# Example From Textbook Looks Wrong. - RF Cafe Forums

The original RF Cafe Forums were shut down in late 2012 due to maintenance issues. Original posts:

prolfe
Post subject: Example from textbook looks wrong. Posted: Tue Jun 02, 2009 6:17 am

Lieutenant

Joined: Tue Jun 02, 2009 6:06 am
Posts: 3
This example (see attachment if I can work out how to attach a file) from text book seems wrong. Or am I missing something?

This page is from the book RF Circuit design by Chris Bowick. Page 74.

The workings seem valid up until at the end where they simplify the circuits. (Arrow pointing right)

I can see how A anb b obviously simplify.

But how does C and D simply +j101 // -j231 into +j107 ???

Is there some kind of magic formula, or is the book wrong?

I could not actually work out how to attach. Please look at the image of the page at www.vmsys.com/problem1.jpg
[img]www.vmsys.com/problem1.jpg
[/img]

Top

Kirt Blattenberger
Post subject: Re: Example from textbook looks wrong.Posted: Tue Jun 02, 2009 9:51 am

Site Admin

Joined: Sun Aug 03, 2003 2:02 pm
Posts: 308
Location: Erie, PA
Here's the image (you forgot the http:// part of the URL):

_________________
- Kirt Blattenberger
RF Cafe Progenitor & Webmaster

Top

prolfe
Post subject: Re: Example from textbook looks wrong.Posted: Tue Jun 02, 2009 9:59 am

Lieutenant

Joined: Tue Jun 02, 2009 6:06 am
Posts: 3
Thanks for putting the picture up. I got all excited thinking you had solved the problem!

Top

Kirt Blattenberger
Post subject: Re: Example from textbook looks wrong.Posted: Tue Jun 02, 2009 10:12 am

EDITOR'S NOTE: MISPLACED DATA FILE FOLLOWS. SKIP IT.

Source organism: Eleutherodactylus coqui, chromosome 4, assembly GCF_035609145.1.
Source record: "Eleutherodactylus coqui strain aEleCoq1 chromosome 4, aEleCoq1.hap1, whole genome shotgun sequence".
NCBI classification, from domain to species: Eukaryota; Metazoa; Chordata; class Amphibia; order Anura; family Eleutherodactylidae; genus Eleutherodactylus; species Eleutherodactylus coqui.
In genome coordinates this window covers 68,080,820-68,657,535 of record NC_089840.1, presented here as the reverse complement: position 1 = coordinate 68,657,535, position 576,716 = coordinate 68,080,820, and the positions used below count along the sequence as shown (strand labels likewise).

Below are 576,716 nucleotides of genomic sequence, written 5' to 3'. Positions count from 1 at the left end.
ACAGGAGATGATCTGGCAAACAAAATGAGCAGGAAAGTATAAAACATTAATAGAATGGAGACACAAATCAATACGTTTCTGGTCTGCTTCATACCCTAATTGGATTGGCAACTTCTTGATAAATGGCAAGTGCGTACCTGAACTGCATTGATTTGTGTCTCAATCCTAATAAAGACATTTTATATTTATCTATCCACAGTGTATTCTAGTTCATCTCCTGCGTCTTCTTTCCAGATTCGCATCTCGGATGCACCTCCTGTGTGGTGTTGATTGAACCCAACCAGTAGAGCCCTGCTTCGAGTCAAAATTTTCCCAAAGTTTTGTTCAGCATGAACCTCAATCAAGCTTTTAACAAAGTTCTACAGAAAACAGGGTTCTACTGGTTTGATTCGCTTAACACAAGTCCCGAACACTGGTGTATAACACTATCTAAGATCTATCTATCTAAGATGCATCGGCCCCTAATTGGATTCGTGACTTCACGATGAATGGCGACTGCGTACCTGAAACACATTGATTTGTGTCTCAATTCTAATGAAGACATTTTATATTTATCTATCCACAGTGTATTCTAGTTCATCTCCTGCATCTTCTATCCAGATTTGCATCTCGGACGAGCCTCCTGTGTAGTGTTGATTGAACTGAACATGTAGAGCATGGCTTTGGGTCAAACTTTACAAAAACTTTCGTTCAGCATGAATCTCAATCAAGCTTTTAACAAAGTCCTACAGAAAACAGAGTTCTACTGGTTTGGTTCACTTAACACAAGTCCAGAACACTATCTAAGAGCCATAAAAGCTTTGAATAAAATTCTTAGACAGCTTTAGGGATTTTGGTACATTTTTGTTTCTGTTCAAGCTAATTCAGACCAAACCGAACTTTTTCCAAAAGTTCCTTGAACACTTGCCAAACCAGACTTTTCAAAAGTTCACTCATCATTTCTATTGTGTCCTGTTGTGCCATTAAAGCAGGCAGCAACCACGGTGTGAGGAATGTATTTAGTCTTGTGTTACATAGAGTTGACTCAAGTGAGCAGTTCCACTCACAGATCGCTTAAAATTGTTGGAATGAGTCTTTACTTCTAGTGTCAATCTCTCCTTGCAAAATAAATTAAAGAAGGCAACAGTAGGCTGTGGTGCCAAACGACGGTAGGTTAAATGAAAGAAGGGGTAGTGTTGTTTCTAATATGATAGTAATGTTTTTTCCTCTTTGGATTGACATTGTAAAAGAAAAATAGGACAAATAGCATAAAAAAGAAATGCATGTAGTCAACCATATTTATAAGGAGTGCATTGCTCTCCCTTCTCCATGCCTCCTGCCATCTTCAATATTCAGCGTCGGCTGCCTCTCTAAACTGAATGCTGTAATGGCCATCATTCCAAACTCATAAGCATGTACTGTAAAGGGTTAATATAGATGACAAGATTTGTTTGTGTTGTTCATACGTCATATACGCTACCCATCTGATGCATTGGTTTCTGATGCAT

Site Admin

Joined: Sun Aug 03, 2003 2:02 pm
Posts: 308
Location: Erie, PA
Greetings prolfe:

I'll take a stab at the answer for you, too. First, I think you have a typo in asking how

"But how does C and D simply +j101 // -j231 into +j107 ?"

The answer given by the author is 179, not 107.

That particular example refers to figure D, since it has +j101 (an inductor) in parallel with -j231 (a capacitor).

Here's how to transform to 179:

+j101 || -j231 = [(+j101)*(-j231)]/[+j101 + -j231)]
= 23331/-j130 = j179

The "j" indicates positive imaginary reactance, which is an inductor, so the author gives the value of 179 (ohms) next to the inductor.

Working the circuit "C" example yields the reciprocal of the "D" circuit, or -j179, which is a capacitor of reactance 179 ohms.

Does that make sense to you, or did I miss something?

_________________
- Kirt Blattenberger
RF Cafe Progenitor & Webmaster
Circuits & Components Forum 3

Top

prolfe
Post subject: Re: Example from textbook looks wrong.Posted: Tue Jun 02, 2009 10:27 am

Lieutenant

Joined: Tue Jun 02, 2009 6:06 am
Posts: 3
yes yes.. you are somewhat a gun.

the + * - thinggy.

Year 9 maths is somewhat coming back to me now!

I was thinking it was something more complicated than that.

I had also asked a mate who studied such things at UNI less than 10 years ago! He did not pick this up either.

Thanks for your answer.

Regards,

Paul
and yes... my dislexix typing skills have surfaced again.

Posted  11/12/2012

RF Cafe Software

Wireless System Designer

RF & EE Symbols Word
RF Stencils for Visio
Calculator Workbook
RF Workbench
Smith Chartâ„¢ for Visio
Smith Chartâ„¢ for Excel

About RF Cafe

Copyright
1996 - 2022
Webmaster:
Kirt Blattenberger,
BSEE - KB3UON

RF Cafe began life in 1996 as "RF Tools" in an AOL screen name web space totaling 2 MB. Its primary purpose was to provide me with ready access to commonly needed formulas and reference material while performing my work as an RF system and circuit design engineer. The Internet was still largely an unknown entity at the time and not much was available in the form of WYSIWYG ...

All trademarks, copyrights, patents, and other rights of ownership to images and text used on the RF Cafe website are hereby acknowledged.

My Hobby Website:
AirplanesAndRockets.com

Try Using SEARCH
to Find What You Need.
There are 1,000s of Pages Indexed on RF Cafe !